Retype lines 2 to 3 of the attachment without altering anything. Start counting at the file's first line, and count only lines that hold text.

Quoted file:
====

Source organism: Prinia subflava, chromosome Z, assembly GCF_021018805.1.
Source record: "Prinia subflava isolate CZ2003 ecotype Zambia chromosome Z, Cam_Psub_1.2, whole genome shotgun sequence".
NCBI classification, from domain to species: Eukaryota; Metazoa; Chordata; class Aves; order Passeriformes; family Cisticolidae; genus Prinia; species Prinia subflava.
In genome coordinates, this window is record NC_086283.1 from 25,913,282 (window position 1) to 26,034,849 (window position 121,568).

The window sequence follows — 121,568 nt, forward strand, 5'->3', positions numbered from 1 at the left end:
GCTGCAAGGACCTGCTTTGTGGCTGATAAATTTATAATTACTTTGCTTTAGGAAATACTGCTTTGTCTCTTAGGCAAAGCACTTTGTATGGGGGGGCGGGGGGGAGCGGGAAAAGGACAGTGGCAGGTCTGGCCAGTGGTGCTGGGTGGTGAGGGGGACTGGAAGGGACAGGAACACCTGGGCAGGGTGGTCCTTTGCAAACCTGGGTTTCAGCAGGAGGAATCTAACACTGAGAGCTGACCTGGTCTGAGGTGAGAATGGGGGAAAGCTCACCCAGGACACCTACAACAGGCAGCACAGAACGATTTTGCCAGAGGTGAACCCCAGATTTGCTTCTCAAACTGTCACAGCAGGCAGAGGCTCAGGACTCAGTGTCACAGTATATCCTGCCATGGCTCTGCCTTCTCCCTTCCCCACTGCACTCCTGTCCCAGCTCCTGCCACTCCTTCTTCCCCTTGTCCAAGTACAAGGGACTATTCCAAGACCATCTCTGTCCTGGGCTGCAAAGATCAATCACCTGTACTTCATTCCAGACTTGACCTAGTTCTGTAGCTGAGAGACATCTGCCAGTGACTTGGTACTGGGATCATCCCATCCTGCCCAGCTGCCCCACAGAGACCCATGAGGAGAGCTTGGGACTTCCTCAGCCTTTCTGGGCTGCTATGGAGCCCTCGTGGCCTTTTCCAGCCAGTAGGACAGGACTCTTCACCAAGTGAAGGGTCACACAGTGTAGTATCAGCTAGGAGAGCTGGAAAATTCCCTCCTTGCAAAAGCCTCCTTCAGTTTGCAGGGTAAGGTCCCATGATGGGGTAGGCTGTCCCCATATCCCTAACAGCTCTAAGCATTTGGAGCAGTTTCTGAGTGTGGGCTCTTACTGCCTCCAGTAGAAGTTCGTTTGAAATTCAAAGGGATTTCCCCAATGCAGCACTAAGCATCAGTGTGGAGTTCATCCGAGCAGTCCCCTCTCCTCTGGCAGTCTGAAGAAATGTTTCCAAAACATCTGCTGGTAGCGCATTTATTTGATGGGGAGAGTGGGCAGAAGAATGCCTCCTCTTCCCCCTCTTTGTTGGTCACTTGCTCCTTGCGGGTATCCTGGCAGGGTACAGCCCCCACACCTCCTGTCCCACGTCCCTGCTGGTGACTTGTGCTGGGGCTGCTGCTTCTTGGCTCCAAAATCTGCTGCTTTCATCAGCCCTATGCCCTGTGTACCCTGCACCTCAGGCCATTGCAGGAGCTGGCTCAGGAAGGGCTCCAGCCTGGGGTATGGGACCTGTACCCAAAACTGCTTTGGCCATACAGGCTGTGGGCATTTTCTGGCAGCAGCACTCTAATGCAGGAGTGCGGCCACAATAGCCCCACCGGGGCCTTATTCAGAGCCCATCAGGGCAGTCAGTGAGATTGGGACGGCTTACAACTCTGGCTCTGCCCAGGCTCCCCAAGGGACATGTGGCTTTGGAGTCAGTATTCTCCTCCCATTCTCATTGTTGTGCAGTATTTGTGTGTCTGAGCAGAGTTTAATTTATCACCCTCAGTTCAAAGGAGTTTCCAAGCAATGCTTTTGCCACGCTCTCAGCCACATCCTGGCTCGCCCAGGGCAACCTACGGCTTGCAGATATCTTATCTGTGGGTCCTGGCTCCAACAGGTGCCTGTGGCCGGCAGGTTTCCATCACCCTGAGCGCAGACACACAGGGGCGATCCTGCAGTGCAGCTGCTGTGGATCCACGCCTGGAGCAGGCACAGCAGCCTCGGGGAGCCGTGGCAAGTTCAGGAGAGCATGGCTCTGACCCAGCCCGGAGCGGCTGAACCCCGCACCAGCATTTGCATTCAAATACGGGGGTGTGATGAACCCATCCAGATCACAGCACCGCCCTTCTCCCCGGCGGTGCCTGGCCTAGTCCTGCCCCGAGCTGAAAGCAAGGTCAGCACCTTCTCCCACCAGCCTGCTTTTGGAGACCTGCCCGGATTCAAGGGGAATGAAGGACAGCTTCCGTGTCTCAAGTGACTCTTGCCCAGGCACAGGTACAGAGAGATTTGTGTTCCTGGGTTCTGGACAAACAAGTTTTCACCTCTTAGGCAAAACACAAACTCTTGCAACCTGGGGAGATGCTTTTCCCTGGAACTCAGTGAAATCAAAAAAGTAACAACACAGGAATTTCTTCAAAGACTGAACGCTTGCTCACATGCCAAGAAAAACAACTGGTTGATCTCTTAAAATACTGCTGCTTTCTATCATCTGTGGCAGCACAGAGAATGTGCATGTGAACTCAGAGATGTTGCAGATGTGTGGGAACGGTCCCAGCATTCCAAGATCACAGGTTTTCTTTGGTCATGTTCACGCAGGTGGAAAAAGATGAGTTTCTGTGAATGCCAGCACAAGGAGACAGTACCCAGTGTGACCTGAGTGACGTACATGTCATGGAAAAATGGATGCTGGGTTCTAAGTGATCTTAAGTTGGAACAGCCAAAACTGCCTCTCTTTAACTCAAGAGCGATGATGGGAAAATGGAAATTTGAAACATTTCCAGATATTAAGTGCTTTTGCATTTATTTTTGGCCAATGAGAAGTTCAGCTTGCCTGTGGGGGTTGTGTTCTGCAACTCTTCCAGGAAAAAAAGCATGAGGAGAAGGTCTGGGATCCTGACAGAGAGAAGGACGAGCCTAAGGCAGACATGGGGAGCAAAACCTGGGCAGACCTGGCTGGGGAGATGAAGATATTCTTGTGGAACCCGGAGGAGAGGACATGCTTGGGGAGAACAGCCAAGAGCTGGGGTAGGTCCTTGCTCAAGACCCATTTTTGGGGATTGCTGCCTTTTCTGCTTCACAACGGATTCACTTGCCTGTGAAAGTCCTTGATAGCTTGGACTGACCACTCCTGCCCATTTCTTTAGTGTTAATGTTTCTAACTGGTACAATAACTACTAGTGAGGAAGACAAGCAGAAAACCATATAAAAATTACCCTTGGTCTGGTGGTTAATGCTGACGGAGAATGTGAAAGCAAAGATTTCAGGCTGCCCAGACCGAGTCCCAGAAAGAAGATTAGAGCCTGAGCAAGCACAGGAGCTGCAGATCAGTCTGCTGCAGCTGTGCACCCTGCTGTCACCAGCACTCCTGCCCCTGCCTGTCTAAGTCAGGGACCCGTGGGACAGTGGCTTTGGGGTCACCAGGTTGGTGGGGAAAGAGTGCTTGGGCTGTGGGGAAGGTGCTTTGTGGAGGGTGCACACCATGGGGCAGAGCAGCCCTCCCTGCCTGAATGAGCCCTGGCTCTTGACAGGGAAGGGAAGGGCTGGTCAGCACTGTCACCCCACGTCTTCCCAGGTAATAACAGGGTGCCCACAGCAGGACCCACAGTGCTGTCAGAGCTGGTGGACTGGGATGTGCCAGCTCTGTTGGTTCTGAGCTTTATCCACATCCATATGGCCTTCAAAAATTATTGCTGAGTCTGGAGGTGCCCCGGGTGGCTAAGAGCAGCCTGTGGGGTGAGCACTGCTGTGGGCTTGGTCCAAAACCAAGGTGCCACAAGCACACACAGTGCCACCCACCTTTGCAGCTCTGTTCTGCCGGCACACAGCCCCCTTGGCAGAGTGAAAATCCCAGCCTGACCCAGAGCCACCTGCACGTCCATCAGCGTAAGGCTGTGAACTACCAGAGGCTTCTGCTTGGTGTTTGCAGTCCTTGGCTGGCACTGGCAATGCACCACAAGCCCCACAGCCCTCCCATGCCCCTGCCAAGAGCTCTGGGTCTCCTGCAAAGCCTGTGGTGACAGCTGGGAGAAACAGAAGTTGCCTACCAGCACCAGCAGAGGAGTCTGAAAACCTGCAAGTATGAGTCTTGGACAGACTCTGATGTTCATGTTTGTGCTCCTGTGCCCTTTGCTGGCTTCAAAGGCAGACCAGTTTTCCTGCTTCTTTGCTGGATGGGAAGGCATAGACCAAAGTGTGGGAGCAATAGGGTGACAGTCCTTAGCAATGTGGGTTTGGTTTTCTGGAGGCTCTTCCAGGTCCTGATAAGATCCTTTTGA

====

Source record: "Prinia subflava isolate CZ2003 ecotype Zambia chromosome Z, Cam_Psub_1.2, whole genome shotgun sequence".
NCBI classification, from domain to species: Eukaryota; Metazoa; Chordata; class Aves; order Passeriformes; family Cisticolidae; genus Prinia; species Prinia subflava.